"For all it's forests, temples, mosques, islands and beaches, the highlight of Bangladesh is Bangladesh. Once evoking images of war, overcrowding, floods and poverty, Bangladesh has largely fallen off the radar of Western consciousness into obscurity. But while the international psyche may not extend beyond ambivalence towards Bangladesh, the dynamic country proudly and progressively considers itself to be an active participant in an increasingly global community. In defiance of its stuttering development and the weight of historical tragedy that it bears, it is a nation charged with insatiable perseverance and promise....
As a traveller you offer Bangladesh an insight into the rest of the world and an opportunity to give the rest of the world an insight into it. For this reason it is one of the last frontiers where genuine cultural interaction is not only possible, but unavoidable. Every exchange you have is significant. Each impression you leave will remain, and each impression you get will join with a thousand others and culminate in wonderment that the whole world isn't talking about Bangladesh, where extraordinary kindnesses are ordinary occurrences.
A visit to this overwhelming country is not just a travel experience - it's a life experience....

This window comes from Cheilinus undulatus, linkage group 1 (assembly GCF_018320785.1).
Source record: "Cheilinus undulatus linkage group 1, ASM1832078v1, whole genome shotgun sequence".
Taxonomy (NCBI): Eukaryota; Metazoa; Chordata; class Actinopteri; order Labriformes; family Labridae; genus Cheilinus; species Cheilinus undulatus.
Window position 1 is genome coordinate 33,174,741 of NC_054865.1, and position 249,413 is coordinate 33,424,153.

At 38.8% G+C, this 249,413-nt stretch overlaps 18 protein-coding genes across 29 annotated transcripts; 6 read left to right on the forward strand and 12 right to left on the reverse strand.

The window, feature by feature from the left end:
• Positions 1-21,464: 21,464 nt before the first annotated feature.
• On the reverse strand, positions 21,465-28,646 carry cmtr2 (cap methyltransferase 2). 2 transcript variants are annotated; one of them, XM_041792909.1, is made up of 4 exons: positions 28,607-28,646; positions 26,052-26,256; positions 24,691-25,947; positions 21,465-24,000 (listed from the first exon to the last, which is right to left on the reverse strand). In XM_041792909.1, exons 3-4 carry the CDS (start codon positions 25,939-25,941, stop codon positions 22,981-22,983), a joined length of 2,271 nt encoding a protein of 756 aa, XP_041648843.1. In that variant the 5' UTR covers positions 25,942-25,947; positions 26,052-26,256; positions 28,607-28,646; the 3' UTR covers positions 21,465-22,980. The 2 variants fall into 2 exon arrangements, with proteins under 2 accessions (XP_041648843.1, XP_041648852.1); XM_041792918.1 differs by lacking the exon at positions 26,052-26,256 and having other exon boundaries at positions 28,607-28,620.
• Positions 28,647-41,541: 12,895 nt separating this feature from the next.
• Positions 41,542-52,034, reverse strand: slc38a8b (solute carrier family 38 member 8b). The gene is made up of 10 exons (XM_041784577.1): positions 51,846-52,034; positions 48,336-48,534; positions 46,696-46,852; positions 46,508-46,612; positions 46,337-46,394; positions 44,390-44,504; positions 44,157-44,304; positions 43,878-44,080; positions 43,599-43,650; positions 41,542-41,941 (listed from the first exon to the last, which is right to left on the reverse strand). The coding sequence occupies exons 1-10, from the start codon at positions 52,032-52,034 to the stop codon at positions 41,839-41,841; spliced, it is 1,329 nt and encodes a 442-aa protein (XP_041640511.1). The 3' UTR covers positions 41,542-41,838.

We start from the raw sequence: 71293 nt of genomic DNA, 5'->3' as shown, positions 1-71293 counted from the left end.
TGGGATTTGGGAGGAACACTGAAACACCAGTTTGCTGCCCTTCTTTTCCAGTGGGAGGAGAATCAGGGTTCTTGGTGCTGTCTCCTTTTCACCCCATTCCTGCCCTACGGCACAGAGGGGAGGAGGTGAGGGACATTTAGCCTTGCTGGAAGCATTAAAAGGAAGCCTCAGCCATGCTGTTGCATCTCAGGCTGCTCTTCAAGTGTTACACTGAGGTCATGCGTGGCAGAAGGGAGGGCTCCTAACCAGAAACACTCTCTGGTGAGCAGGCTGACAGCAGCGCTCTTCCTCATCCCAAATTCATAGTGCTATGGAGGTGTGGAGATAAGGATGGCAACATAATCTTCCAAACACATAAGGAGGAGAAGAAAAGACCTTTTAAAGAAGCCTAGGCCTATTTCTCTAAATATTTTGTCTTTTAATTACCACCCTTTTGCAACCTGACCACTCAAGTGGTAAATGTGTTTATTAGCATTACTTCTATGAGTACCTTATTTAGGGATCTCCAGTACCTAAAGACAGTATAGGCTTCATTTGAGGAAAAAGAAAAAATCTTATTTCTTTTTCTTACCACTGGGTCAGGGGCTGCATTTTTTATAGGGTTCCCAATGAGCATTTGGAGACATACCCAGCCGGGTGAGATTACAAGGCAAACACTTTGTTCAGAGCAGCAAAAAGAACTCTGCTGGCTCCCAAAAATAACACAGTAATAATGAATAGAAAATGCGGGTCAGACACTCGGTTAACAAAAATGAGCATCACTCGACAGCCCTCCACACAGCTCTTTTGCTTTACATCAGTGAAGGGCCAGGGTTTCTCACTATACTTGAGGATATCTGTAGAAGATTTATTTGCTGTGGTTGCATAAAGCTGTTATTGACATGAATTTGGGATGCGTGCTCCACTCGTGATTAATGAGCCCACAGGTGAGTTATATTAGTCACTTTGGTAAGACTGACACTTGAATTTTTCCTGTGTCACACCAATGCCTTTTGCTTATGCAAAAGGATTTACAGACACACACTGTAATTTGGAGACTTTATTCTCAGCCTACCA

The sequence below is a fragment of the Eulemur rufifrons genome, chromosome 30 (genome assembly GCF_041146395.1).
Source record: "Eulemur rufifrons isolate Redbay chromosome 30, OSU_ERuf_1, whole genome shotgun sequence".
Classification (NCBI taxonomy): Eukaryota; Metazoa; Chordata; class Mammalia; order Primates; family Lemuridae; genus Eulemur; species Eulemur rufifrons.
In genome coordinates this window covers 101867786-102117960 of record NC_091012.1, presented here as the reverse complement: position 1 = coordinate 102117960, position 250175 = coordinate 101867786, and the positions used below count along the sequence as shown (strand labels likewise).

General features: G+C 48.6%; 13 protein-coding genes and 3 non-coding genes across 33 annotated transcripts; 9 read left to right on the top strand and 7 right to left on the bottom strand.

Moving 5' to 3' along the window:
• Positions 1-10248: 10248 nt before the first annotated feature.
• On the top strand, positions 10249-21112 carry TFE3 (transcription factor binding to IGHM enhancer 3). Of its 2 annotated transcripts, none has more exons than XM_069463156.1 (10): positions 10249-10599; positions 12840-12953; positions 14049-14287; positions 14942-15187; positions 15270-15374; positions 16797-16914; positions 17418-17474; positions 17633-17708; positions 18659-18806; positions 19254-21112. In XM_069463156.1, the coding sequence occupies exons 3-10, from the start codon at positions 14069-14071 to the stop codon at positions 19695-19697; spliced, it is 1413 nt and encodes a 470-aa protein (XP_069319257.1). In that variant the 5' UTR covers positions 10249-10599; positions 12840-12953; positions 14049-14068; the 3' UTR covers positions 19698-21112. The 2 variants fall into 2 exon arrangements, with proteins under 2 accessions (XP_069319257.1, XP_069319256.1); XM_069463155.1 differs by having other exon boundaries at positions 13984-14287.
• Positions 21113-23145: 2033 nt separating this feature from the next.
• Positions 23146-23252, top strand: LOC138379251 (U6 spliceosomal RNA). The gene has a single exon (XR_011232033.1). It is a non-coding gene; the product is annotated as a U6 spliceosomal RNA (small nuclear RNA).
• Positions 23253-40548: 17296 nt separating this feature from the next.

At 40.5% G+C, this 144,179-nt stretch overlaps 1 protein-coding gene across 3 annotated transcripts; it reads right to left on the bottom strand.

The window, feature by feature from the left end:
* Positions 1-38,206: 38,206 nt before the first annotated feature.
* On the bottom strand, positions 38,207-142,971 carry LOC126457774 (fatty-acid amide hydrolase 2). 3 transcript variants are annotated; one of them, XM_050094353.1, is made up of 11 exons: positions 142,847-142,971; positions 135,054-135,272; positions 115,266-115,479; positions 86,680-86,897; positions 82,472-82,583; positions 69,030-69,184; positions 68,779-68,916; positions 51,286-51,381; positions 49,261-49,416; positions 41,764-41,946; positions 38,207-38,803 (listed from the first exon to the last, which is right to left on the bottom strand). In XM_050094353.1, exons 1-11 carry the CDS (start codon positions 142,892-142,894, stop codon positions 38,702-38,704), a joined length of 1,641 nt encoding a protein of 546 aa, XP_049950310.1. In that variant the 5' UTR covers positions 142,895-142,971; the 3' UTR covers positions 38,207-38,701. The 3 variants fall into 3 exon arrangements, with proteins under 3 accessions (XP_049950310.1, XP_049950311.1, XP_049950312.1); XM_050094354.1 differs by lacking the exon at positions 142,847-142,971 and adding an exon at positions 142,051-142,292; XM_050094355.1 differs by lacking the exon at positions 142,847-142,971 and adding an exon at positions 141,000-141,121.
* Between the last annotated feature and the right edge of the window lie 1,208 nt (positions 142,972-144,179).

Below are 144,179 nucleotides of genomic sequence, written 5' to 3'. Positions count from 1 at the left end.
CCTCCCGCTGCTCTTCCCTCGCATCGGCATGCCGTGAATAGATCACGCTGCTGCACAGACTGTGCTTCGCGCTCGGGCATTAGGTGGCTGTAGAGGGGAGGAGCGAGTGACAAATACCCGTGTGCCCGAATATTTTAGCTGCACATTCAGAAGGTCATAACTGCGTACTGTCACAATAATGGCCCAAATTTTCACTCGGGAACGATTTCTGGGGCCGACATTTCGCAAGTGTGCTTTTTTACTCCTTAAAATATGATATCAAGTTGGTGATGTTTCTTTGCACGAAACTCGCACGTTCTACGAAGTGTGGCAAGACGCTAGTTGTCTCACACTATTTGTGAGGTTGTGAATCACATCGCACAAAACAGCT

Dhaka is charged with a raw energy that is at once enraging and engaging. Million of individual pursuits constantly churn together into a frenzy of collective activity - it is an urban melting pot bubbling over. Nothing seems to stand still. Even the art moves, paraded on the back of the city's sea of 600,000-plus rickshaws, which throb with colour and restlessness even when gridlocked.
Many visitors find their first moments in Dhaka overwhelming. For sure, if you stand by passively and watch while Dhaka rages on, you will certainly become vertiginous with the unstoppable activity surging past. But if you move with it, if you climb onto a rickshaw and go with the heady flow of things, you may be surprised at how comfortable you can feel in a city that seems perpetually uncomfortable with itself.
If Dhaka was a man, you might not instantly warm to him, but he would linger in your mind as one of the most dynamic characters you had the good fortune to meet."
-Lonely Planet: Bangladesh